Doe on demise of Tate's heirs v. Southard, 10 N.C. 119, 3 Hawks 119 (1824)

June 1824 · Supreme Court of North Carolina
10 N.C. 119, 3 Hawks 119

Doe on demise of Tate’s heirs v. Southard.

1 From Burke.*

Golour of title may be defined to be a toniing, upon its face professing to pass title, but which does not do it, either from a want of title in the person making- it, or the defective mode of conveyance which is used, and it would seem that it must not be so obviously defective, that no man of ordinary capacity could be misled by it.

Ejectment. — The lessor of the Plaintiff claimed the land in dispute, by virtue of a grant from the State, bearing date 11th of October, 1814. The Defendant claimed under a Sheriff’s saie, made to one Greenlee, and gave in evidence a copy of a record from Burke County Court, shewing that an attachment had been sued out in January, 1784, at the instance of James Greenlee, against one Richardson, returnable to January sessions, 1784, with this return : “attached one piece of land that Richardson bought of Kennedy.” At April sessions there was a \erdictfor the Plaintiff, and a writ of ji, fa. issued thereon, to July sessions, 1784, which was returned, endorsed “satisfied.” The Defendant then proved, by parol evidence, that the same tract of land, mentioned in the levy of the attachment, and now in suit, was exposed to sale to satisfy the execution, and Greenlee bid off the land. At the time of sale, one Nicholson lived upon the land, and it was afterwards occupied, at different times, by two other tenants! it then continued unoccupied until the year 1789, when one Hartley took possession, and continued it for twenty-five or twenty-six years, as tenant of Greenlee; when Hartley moved oif, the Defendant took possession as tenant under Greenlee. At the time of the sale, in 1784, it was believed that the land had belonged to Kennedy, and the Defendant introduced copies of several grants *120for adjoining lands, dated, respectively, in 1779, 1780, and 1783, all of which called for Kennedy’s lines or corners, and it was considered and believed by the ncigh-{,01U,S? that the lines of these several grants, together" with one McElworth’s, were the lines of Kennedy’s land, as these tracts bounded it on every side. No grant ever was taken out by Kennedy. The Defendant claimed, also, under the act of 1791.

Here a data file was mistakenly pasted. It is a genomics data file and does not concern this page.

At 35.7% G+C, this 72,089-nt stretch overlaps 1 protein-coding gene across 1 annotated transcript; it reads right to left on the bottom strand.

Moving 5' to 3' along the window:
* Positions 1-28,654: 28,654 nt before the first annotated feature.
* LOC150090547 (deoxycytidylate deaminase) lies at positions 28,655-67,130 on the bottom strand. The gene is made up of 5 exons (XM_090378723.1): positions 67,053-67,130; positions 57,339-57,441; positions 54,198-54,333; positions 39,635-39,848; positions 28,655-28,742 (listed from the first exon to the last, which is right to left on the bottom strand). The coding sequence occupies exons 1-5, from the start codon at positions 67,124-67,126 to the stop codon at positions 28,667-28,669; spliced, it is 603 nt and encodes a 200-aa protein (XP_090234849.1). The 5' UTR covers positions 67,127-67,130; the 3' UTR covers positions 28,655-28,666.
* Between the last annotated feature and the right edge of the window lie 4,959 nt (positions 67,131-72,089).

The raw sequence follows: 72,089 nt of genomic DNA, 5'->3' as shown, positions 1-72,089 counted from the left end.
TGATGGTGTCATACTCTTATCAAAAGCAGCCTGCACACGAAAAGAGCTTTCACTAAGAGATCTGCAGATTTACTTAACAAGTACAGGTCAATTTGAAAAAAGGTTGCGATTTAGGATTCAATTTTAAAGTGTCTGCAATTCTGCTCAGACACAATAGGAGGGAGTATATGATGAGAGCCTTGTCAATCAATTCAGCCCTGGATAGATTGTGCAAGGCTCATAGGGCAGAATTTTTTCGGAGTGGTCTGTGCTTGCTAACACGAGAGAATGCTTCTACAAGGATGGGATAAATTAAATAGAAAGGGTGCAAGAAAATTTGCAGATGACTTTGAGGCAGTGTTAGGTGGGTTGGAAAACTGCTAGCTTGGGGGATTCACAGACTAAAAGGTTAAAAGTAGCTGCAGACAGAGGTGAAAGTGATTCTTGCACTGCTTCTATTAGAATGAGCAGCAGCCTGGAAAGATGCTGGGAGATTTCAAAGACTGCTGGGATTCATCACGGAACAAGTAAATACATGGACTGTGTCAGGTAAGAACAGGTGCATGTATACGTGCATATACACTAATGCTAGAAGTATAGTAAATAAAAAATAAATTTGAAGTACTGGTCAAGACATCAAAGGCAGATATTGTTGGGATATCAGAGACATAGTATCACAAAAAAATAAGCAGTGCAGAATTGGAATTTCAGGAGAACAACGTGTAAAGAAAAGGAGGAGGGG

The Court instructed the Jury, that the act of 1791, required a possession of twenty years, under known and visible lines and boundaries, and under a colour of title; that if they could ascertain, from the record produced in evidence, that the land in dispute had been sold by the Sheriff, that such sale would amount to colour of title, and coupled with twenty years possession, under known and visible lines and boundaries, w’ould ripen into a valid title, in which case they ought to find for the Plaintiff, but that they must gather the fact of the sale, by the Sheriff, from the record itself, and not from parol evidence.

Yerdict for the Plaintiff; new trial refused; judgment and appeal. '

Henderson, Judge.